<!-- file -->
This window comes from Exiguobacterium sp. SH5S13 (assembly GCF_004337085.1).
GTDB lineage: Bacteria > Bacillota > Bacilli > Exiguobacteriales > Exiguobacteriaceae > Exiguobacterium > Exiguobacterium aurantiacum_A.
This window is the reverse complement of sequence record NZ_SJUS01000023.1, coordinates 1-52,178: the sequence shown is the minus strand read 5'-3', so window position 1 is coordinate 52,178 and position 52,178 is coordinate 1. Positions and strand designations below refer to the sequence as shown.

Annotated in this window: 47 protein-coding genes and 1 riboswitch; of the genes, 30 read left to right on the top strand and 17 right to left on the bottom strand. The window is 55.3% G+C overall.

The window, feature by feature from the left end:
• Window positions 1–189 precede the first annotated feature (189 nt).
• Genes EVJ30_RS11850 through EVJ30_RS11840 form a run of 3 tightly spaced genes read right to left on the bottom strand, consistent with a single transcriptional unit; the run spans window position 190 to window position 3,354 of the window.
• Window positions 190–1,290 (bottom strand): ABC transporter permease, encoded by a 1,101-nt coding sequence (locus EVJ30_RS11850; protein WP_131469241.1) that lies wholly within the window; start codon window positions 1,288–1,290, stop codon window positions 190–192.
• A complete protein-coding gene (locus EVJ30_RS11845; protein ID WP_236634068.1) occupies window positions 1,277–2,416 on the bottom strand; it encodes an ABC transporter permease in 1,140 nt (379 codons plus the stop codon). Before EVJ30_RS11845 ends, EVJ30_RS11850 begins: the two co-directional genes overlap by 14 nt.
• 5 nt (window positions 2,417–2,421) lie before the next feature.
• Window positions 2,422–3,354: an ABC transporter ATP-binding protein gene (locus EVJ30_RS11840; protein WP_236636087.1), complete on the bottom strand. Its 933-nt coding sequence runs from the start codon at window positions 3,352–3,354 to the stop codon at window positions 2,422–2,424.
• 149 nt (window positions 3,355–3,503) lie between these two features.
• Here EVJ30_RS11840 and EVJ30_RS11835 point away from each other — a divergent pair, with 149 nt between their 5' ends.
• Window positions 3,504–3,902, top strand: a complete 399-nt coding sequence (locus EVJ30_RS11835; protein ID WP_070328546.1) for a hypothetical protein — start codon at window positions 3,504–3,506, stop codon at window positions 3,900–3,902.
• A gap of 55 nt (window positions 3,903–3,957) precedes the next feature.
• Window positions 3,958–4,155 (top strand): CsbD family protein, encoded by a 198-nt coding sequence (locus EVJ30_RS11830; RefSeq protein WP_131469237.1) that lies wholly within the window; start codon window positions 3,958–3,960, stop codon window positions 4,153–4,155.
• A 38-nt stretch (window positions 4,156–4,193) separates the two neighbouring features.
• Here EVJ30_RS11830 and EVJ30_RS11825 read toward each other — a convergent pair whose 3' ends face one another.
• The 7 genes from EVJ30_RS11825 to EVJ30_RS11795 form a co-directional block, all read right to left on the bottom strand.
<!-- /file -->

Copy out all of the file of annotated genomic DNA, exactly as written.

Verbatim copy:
This window comes from Exiguobacterium sp. SH5S13 (assembly GCF_004337085.1).
GTDB lineage: Bacteria > Bacillota > Bacilli > Exiguobacteriales > Exiguobacteriaceae > Exiguobacterium > Exiguobacterium aurantiacum_A.
This window is the reverse complement of sequence record NZ_SJUS01000023.1, coordinates 1-52,178: the sequence shown is the minus strand read 5'-3', so window position 1 is coordinate 52,178 and position 52,178 is coordinate 1. Positions and strand designations below refer to the sequence as shown.

Annotated in this window: 47 protein-coding genes and 1 riboswitch; of the genes, 30 read left to right on the top strand and 17 right to left on the bottom strand. The window is 55.3% G+C overall.

The window, feature by feature from the left end:
• Window positions 1–189 precede the first annotated feature (189 nt).
• Genes EVJ30_RS11850 through EVJ30_RS11840 form a run of 3 tightly spaced genes read right to left on the bottom strand, consistent with a single transcriptional unit; the run spans window position 190 to window position 3,354 of the window.
• Window positions 190–1,290 (bottom strand): ABC transporter permease, encoded by a 1,101-nt coding sequence (locus EVJ30_RS11850; protein WP_131469241.1) that lies wholly within the window; start codon window positions 1,288–1,290, stop codon window positions 190–192.
• A complete protein-coding gene (locus EVJ30_RS11845; protein ID WP_236634068.1) occupies window positions 1,277–2,416 on the bottom strand; it encodes an ABC transporter permease in 1,140 nt (379 codons plus the stop codon). Before EVJ30_RS11845 ends, EVJ30_RS11850 begins: the two co-directional genes overlap by 14 nt.
• 5 nt (window positions 2,417–2,421) lie before the next feature.
• Window positions 2,422–3,354: an ABC transporter ATP-binding protein gene (locus EVJ30_RS11840; protein WP_236636087.1), complete on the bottom strand. Its 933-nt coding sequence runs from the start codon at window positions 3,352–3,354 to the stop codon at window positions 2,422–2,424.
• 149 nt (window positions 3,355–3,503) lie between these two features.
• Here EVJ30_RS11840 and EVJ30_RS11835 point away from each other — a divergent pair, with 149 nt between their 5' ends.
• Window positions 3,504–3,902, top strand: a complete 399-nt coding sequence (locus EVJ30_RS11835; protein ID WP_070328546.1) for a hypothetical protein — start codon at window positions 3,504–3,506, stop codon at window positions 3,900–3,902.
• A gap of 55 nt (window positions 3,903–3,957) precedes the next feature.
• Window positions 3,958–4,155 (top strand): CsbD family protein, encoded by a 198-nt coding sequence (locus EVJ30_RS11830; RefSeq protein WP_131469237.1) that lies wholly within the window; start codon window positions 3,958–3,960, stop codon window positions 4,153–4,155.
• A 38-nt stretch (window positions 4,156–4,193) separates the two neighbouring features.
• Here EVJ30_RS11830 and EVJ30_RS11825 read toward each other — a convergent pair whose 3' ends face one another.
• The 7 genes from EVJ30_RS11825 to EVJ30_RS11795 form a co-directional block, all read right to left on the bottom strand.